What I Learned About Hospitals As A Trauma Patient

What I Learned About Hospitals As A Trauma Patient

By David Entwistle, President and CEO, Stanford Health Care

I imagine few hospital CEOs can say that they have personally experienced their intensive care unit—as a patient.

Yet, that is my experience, and I am forever grateful for what it taught me about hospitals and the role that technology can play in supporting patients.

On a Saturday morning in May 2009, I was competing in the Stansbury Park triathlon in Utah. Roughly 20 miles into the race, for reasons that still aren’t clear, I crashed. I flipped over my bike’s handlebars and slammed into the pavement at roughly 23 miles per hour. When a CT scan showed that I had a traumatic brain injury, I was transported by life flight to the University of Utah hospital where I was the CEO at the time.

More than a week passed in the ICU before I finally regained consciousness and embarked on a slow and challenging recovery. It was during this recovery that I first saw my hospital through the eyes of a patient and experienced what it felt like to be completely dependent on the care of others. It was humbling.

I came to value a few simple things during my stay: when someone took the time to explain why they were doing a certain procedure at the bedside, when someone anticipated what I might need to feel more comfortable, and especially when I received an update about when I could expect to return home.

As a patient, I learned that these small gestures can make a world of difference. I also learned the power of empathy—how you can help someone immensely by simply being present and attuned to their needs. These are lessons that will always remain with me.

It has been a decade since my injury, and the field of health care has continued to rapidly evolve in that time. We’re now living in an era where digital technologies, from health apps to Internet-connected sensors and devices, are starting to change how patients experience health care. At Stanford, we are embracing this future.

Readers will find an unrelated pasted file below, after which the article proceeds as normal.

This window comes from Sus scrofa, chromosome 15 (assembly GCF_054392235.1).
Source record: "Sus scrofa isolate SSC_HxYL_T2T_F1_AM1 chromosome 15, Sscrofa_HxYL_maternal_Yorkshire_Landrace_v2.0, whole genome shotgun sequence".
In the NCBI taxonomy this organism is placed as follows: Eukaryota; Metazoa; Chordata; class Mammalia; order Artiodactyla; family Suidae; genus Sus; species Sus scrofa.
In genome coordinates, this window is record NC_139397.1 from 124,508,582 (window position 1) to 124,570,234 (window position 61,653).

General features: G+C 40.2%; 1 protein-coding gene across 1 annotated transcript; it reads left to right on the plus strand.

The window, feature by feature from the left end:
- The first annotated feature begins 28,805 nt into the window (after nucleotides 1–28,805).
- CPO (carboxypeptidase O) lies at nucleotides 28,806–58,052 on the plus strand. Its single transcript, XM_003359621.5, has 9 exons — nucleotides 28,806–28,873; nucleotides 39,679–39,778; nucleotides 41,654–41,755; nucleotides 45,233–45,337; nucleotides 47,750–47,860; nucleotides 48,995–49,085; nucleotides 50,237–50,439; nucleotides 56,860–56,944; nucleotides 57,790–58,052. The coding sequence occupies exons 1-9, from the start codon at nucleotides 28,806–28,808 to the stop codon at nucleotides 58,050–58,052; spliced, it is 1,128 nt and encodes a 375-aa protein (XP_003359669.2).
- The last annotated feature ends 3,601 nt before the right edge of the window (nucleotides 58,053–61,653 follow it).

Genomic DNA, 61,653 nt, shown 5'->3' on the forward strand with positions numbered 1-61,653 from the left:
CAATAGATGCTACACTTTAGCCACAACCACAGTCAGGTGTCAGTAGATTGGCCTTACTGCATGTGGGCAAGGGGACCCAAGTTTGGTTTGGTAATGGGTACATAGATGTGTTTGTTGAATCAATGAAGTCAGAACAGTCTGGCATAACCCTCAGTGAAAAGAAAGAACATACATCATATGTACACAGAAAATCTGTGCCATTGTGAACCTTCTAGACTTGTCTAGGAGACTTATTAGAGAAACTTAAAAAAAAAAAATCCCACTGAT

We believe that digitally-driven health care, guided by empathy, will help care teams better anticipate their patients’ needs and will create more space for high-touch care—the things I valued most as a patient.

Nowhere is this more visible than at our new Stanford Hospital, which opens this fall. In every detail, we have strived to create a seamless experience that thoughtfully brings the virtual and physical worlds together to better support our patients.

Patients, for example, will have access to a Guided Journey app that empowers them at the bedside. Drawing inspiration from the hospitality industry, patients can use the app to view their clinical itinerary, contact care team members, track important goals for discharge, request room service, and remotely control their environment—from lighting to temperature to entertainment. Family members can use this app, too, to track their loved ones’ progress and access important information for planning care at home.

For every patient-facing technology at our new hospital, there are dozens more beneath the surface that are designed to enhance the patient experience. Features like a mobile care-coordination platform for our medical staff will enable them to stay in constant contact about each patient’s health status and their in-the-moment needs. Patients won’t see this, but they will feel the difference at the bedside.

This digitally connected experience continues well after a patient arrives home. Using our mobile app MyHealth, patients can manage prescriptions, schedule appointments, review test results, and have virtual follow-up visits with their doctors—all from the comfort of home. And should a patient need to come back on campus, the same MyHealth app will navigate them to their appointment and alert the care team once they arrive so that they can skip the waiting line. From end-to-end, we are using digital technologies that put patients at the center of the care experience.

Technology can’t come close to substituting the bond that patients form with their care teams, nor should that be the aim. But applied in smart ways, technology can make these relationships even stronger by empowering people, enhancing communication, and helping care teams stay constantly connected to their patients. This is a future to look forward to, one that I believe will bring human compassion to the forefront of patient care and support the experiences that meant the world to me in my own time of need.

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